You might say that Hemsley comes honestly to his lack of focus and ethical sensitivity. Before coming to UnitedHealth -- I'm not making this up -- he'd spent the previous 23 years at Arthur Andersen, rising to chief financial officer. That's the same accounting firm that helped bring you Enron, WorldCom and Freddie Mac. And, you'll be shocked to learn, it's the same Arthur Andersen that served as a consultant to Spears and other members of UnitedHealth's compensation committee.

Hemsley was rewarded for his lack of focus by being named to succeed McGuire as chief executive. He was also directed to root out the senior executives in the legal, accounting and personnel departments who provided the bad advice on which the board and chief executive now say they have relied. Hemsley, too, has volunteered to reprice his options.

The reward:
Chief executive Stephen Hemsley pulled in $102 million in 2009, with $98.6 million coming from exercised stock options, according to a filing with the Securities and Exchange Commission Wednesday.    Star Tribune

Friday 16 July 2010
The Minnesota-based firm beat Bupa and Humana to win the contract from the health department to advise PCTs

The Minnesota-based UnitedHealth has already become a key adviser to primary care trusts (PCTs) on commissioning health services and operating bids to run GP practices. Earlier this month it beat Bupa and Humana, another US health insurer, to win the contract from the health department to advise PCTs.
The decision follows successful bids to run two GP practices in Derbyshire in 2006 and three practices in central London in 2008, taking over from the Brunswick Group. In April the company announced a 21% increase in profits for the first three months of the year to $1.2bn (£784m).
United said it brought high level management expertise and efficient provision of services to the UK health service but it has faced accusations of overcharging and malpractice in a series of legal suits.
New York Settlement:
January 15, 2009 
UnitedHealth Group Inc., the biggest U.S. health insurer, said it will spend $400 million to settle allegations it has manipulated payments to doctors and patients for the last 15 years.
The company agreed to put $350 million into a class-action restitution fund to pay physicians and policyholders for services provided by out-of-network providers, the company said in a statement today. On Jan. 13, the Minnetonka, Minnesota-based insurer settled allegations from New York Attorney General Andrew Cuomo by paying $50 million and transferring to a nonprofit group its database that set the amount to be reimbursed when patients used doctors outside their network.
UnitedHealth has been battling the largest physician group, the American Medical Association, over out-of-network costs since 2000. The settlement affects less than 10 percent of health benefits because most policyholders use their health plan’s network providers to minimize out-of-pocket expenses. Still, the AMA said it stopped rampant cheating Its California subsidiary was fined a record $3.5m in the same year for mishandled claims against patients and doctors. In 2006 The UnitedHealth chief executive William McGuire resigned after an investigation "concluded he had received stock option grants 'likely backdated' to allow insiders to maximise financial gains." During his tenure as chief executive, McGuire was granted more than $1.6bn in stock options. In 2007, McGuire avoided trial after he agreed to repay $468m.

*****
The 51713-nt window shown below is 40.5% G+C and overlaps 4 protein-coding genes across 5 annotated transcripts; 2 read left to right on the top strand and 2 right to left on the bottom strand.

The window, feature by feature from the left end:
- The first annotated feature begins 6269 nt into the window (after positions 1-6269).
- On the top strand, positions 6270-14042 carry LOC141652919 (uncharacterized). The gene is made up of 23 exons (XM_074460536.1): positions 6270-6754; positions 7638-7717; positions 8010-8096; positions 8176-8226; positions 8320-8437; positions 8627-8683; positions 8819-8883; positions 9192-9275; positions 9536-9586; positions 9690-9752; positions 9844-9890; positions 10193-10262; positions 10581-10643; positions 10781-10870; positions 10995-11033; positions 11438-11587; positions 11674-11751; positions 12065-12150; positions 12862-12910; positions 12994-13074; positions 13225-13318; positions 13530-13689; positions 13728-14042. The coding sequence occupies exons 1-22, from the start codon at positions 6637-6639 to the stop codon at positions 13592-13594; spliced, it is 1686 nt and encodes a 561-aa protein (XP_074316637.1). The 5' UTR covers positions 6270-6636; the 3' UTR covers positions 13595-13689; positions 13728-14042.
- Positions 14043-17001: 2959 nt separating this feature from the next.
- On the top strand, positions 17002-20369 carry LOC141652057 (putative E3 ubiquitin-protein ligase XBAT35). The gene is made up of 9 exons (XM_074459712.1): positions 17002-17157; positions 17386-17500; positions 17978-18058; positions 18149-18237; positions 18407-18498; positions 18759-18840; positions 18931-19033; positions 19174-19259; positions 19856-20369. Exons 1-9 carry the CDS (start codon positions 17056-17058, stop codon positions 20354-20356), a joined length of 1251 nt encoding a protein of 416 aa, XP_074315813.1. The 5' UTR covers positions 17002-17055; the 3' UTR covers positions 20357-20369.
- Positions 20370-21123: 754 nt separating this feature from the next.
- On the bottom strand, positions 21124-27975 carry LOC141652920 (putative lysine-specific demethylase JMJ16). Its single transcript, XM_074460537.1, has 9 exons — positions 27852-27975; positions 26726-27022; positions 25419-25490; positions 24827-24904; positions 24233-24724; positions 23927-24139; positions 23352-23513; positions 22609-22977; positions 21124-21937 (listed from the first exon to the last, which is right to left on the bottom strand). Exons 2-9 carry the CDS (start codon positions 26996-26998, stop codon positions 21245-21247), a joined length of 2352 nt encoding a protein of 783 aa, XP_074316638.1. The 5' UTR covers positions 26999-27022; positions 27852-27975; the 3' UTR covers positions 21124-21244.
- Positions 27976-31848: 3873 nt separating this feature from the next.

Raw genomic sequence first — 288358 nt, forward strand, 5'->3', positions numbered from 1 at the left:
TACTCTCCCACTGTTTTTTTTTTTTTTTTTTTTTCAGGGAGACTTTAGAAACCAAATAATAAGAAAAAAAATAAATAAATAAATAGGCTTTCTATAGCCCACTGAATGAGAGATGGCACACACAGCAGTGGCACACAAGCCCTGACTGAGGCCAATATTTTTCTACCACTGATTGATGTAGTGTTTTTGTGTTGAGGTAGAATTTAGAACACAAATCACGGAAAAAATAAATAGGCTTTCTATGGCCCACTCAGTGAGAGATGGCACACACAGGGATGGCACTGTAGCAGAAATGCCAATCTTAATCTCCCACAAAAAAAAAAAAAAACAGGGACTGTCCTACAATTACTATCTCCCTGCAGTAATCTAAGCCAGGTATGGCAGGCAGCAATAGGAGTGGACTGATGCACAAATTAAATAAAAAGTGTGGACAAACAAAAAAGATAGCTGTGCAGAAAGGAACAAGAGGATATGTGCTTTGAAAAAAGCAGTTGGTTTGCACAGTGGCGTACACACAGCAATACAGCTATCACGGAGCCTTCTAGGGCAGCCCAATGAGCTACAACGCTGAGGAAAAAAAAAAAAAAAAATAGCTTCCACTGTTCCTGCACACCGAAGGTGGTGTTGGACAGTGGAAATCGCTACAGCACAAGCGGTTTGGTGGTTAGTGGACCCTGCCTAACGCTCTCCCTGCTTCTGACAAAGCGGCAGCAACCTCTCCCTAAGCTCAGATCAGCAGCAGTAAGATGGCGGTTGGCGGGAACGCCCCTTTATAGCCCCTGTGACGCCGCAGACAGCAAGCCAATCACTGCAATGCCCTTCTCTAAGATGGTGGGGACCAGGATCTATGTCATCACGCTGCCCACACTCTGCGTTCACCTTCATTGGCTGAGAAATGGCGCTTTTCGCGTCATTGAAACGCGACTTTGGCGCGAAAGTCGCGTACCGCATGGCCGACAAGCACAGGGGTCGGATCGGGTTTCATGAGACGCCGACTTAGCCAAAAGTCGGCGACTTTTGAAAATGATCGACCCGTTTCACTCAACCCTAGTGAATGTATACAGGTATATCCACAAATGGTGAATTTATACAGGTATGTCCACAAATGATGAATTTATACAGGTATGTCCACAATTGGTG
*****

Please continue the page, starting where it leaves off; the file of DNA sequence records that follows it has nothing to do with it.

In one example, Cuomo’s office said that when $200 was a fair-market rate for a 15-minute doctor’s visit for a common illness, Ingenix said it was $77. UnitedHealth would pay $62 when it should have paid $160, leaving the consumer with a $138 bill.


The British Medical Association may now have a new role.





The future is here now:







Related:








An Entrepreneur!



3 comments:

Julie said...
Not forgetting of course that Accenture (previously Andersen Consulting) withdrew from the Connecting for Health programme and was fined only £63 million as opposed to the £1 billion it should have been fined. But the Director of the Connecting for Health programme was one Richard Granger, who had previously worked for Andersen Consulting. I'm sure it was a complete coincidence..
Cockroach Catcher said...
Absolutely right. The best money is government money, i.e. taxpayer's money.
Anonymous said...
There is clear evidence that most hospitals will be privately run and there will be no publicly employed staff.